5 John Shield inherited stock worth $50,000 last year. Eager to try his hand at trading, he sold his uncle's boring blue chips at a $10,000 gain and put the money into high-tech stocks. The couple is facing a tax bill on what amount?

a) $60,000. He should have spread the sale over several years, to avoid such a huge tax bite.
b) $10,000. He pays only on his gain.
c) Zero. He owes no tax, because it was an inheritance.

Answer: b. This is known as a "step-up in basis"—you count the gain only from the time you inherit. What's more, although John might assume the tax due is about $3,600 (the Shield's are in the 36 percent bracket), a sale of an inheritance is automatically treated as long term, so he'll owe only $2,000, or 20 percent.

6 John was also the beneficiary of his uncle's IRA. The uncle made deductible contributions for many years. No taxes are due on this inheritance. Correct?

a) Yes, as long as the entire estate is less than $650,000.
b) Sure, because tax-free income is the whole point of IRAs.
c) No. Since the money wasn't taxed going in, it's taxed coming out.

Answer: c. The government expects its share, one way or another.

7 After driving to her office one morning, Jill Shield bumped her car into a gatepost in her practice's parking lot and sustained $650 worth of damage. She doesn't want to file an insurance claim, but she intends to write off the entire repair expense on her tax return, since she uses the car for business. Correct?

a) Good idea. The more insurance claims you file, the higher your premiums.
b) No. The IRS won't accept writeoffs for expenses that are covered by insurance, whether or not a claim is filed.
c) No. She can only write off the percentage of the repair that's proportional to her business use of the car.

Answer:b. However, the IRS does allow taxpayers to write off a portion of the repair cost equal to the policy's deductible, since they'd have to pay that much, anyway. The Shields' deductible is $500, and Jill Shield can write off the percentage that corresponds to her professional use of the car. That's 80 percent, so her business casualty loss is $400.

8 The custodial account the Shields opened when their daughter was born has grown to a tidy sum of $18,000. Jenny is now 11, so her parents assume that all of the account's earnings will be taxed at her rate of 15 percent. Correct?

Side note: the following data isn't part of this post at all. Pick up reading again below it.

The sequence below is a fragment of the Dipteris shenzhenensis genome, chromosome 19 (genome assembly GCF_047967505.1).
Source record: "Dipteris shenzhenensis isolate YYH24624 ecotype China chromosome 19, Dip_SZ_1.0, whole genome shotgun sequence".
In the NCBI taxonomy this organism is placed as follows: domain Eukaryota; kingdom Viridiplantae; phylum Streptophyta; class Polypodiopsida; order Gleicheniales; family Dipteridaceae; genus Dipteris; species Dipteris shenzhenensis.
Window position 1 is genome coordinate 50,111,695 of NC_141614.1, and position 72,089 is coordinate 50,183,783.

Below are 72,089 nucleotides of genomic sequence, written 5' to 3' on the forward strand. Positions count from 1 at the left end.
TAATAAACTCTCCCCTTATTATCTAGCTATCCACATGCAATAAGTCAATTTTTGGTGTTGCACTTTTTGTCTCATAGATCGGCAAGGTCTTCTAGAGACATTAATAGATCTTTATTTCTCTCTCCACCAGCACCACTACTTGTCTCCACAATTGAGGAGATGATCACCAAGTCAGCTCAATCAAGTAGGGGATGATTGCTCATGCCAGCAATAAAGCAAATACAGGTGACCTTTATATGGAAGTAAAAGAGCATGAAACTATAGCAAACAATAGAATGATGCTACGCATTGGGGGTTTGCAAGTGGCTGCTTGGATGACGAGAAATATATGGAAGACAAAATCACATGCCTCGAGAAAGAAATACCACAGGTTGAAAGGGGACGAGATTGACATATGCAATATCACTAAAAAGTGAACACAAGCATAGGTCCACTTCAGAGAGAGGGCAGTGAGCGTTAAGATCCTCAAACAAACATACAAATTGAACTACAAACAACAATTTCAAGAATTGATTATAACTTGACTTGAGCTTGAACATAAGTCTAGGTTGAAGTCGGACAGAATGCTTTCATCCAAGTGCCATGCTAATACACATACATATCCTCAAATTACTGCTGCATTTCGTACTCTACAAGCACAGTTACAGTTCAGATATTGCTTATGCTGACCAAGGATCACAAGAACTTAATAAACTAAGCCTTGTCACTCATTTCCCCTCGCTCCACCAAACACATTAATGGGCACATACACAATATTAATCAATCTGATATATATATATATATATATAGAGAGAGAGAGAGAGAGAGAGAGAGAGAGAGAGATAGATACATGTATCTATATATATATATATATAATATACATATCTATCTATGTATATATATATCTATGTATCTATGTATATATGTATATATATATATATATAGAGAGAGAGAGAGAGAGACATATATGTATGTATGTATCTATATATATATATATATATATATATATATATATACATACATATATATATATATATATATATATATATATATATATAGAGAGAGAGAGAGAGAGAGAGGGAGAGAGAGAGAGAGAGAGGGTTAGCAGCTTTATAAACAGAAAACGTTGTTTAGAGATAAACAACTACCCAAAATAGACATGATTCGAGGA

a) That's right. The IRS goes easy on kids' money.
b) No. After a standard deduction of $700, only the next $700 of investment income is taxed at the kids' rate.
c) No. The first $500 of income is tax-free; the balance is taxed at the kids' rate.

Answer: b. The income in excess of $1,400 will be taxed at the parents' rate. If Jenny also has capital gains, a 10 percent rate will apply to those.

9 The Shields attended fund-raising dinners and concerts for charities during the year. They intend to deduct their donations, minus the value of the dinners and concerts. Are they splitting hairs?

a) No, that's what the IRS requires.
b) Yes. They can deduct the full amount they spent, though they'd be limited to $250 for donations they can't back up with receipts.
c) Yes. The entertainment part of such events is deductible. It's for charity, after all.

Answer: a. Moreover, if they received a tangible benefit, such as concert tickets, in exchange for any donation of more than $75, the charity must provide them with a written statement showing the benefit's value.

10 When they sold their old house in May 1999, the Shields made a $50,000 profit. How can they avoid paying tax on it?

a) They can't. Tax is due on their tax return for 1999.
b) They can't. But by rolling over those gains into the cost of a more expensive house, they've deferred the tax bill until they sell the new home.
c) No tax is due.

Answer: c. As long as they've owned the home for five years and lived in it for two of those years, the couple can exclude a gain of up to $500,000.

 



. Our tax quiz: And the winner is....

Medical Economics

2000;6:133.